If you are considering the purchase of an electric vehicle, you may want to take advantage of the federal tax incentives available. Currently, a maximum credit of $7,500 is available to buyers of eligible vehicles, while some states also offer their own rebate programs for those who wish to purchase plug-in vehicles. Eligible models include the Nissan Leaf, Chevrolet Volt or Toyota Prius Plug-In. However, the credit amount will vary based on the capacity of the battery used to fuel the vehicle.
Additionally, President Obama has recently proposed a boost to the Federal income tax credit for electric vehicles — to $10,000. Today, buyers of PEV’s are not only able to save money due to grants, tax breaks and rebates but due to the fact that the savings in fuel offsets the higher initial sticker price. Drivers of electric vehicles save an estimated $2,000 per year to run on electric. Over five years, that’s $10,000 on top of the credits and grants that you will receive for converting your vehicle.
The Fine Print of Electric Vehicle Tax Incentives
According to Edmunds, plug-in electric vehicle tax credits for highway-legal cars and trucks are separate for each manufacturer. These credits do not expire based on a specific calendar date, but rather the expiration date comes only after the automaker sells 200,000 qualified vehicles.
A reputable dealership will inform customers of the models in its showroom which are eligible to receive various federal, state and local tax credits and rebates. However, a full list of electric vehicles eligible to receive federal tax credits is available at the US Energy Department’s fuel economy tax web site: http://www.fueleconomy.gov/feg/taxevb.shtml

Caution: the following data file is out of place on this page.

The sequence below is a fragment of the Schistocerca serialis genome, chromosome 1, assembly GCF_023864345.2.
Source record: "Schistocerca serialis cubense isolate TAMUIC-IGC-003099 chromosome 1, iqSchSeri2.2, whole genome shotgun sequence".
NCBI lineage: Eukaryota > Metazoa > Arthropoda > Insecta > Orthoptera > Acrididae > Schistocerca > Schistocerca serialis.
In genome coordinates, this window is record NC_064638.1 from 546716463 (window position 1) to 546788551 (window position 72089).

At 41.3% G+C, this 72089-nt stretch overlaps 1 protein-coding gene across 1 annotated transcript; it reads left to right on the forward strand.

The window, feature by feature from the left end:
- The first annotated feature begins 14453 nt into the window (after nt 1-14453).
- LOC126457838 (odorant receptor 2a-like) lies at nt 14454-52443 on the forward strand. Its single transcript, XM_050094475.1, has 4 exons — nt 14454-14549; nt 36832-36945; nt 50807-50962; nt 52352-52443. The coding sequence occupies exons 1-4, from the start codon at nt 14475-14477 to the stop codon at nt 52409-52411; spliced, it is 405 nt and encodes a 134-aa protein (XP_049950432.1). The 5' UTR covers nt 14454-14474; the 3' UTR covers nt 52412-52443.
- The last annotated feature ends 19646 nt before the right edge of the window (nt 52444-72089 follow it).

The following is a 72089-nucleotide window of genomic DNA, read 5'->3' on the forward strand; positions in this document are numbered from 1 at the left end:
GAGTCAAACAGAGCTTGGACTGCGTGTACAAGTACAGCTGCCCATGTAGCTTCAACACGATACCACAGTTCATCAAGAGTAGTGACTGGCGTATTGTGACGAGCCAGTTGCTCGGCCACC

According to the IRS, buyers can generally rely on the manufacturer’s representation that the vehicle is eligible. However, the smart shopper should be aware that caveats exist. For example, vehicles registered under the dealership’s name — as in the case of demo or lease vehicles — are ineligible because they must be sold as used vehicles.
In some instances, a new model with tax credit is a better deal, especially if the list price is reduced by the maximum credit. However, it is important to bear in mind that the federal credit is good “up to” $7,500. The credit is based on your income for the fiscal year and also on the size of the battery in the electric car.
It is also important to keep in mind that the federal government provides credit for electric-drive vehicles with plug-ins only. (Conventional hybrids – ie. the conventional gas-electric models — do not have batteries that can be plugged into the power grid.)
Additionally, some states may offer their own separate tax credits for buyers of vehicles that run primarily on electricity. These may augment the federal tax credit to reduce the cost of the car as much as $10,000.
Buyers in at least 13 States may be able to find savings in tax credits, reduced vehicle taxes or registration fees for buying a qualified alternative vehicle or electric drivetrain* vehicle. For more information, check the Energy Department’s interactive state incentives chart: http://www.afdc.energy.gov/laws/matrix/incentive.
Additionally, small neighborhood electric vehicles do not qualify for this credit, but there are some other credits available for 2 and 3 wheel vehicles. For example, the new Taxpayer Relief Act restored a credit of 10% of the purchase price for qualified electric motorcycles and three-wheel EV’s – for a maximum of $2,500—until the end of 2013.
*Unfortunately, the 10% credit allocated for electric conversions of gas-powered vehicles expired as of Dec. 31, 2011.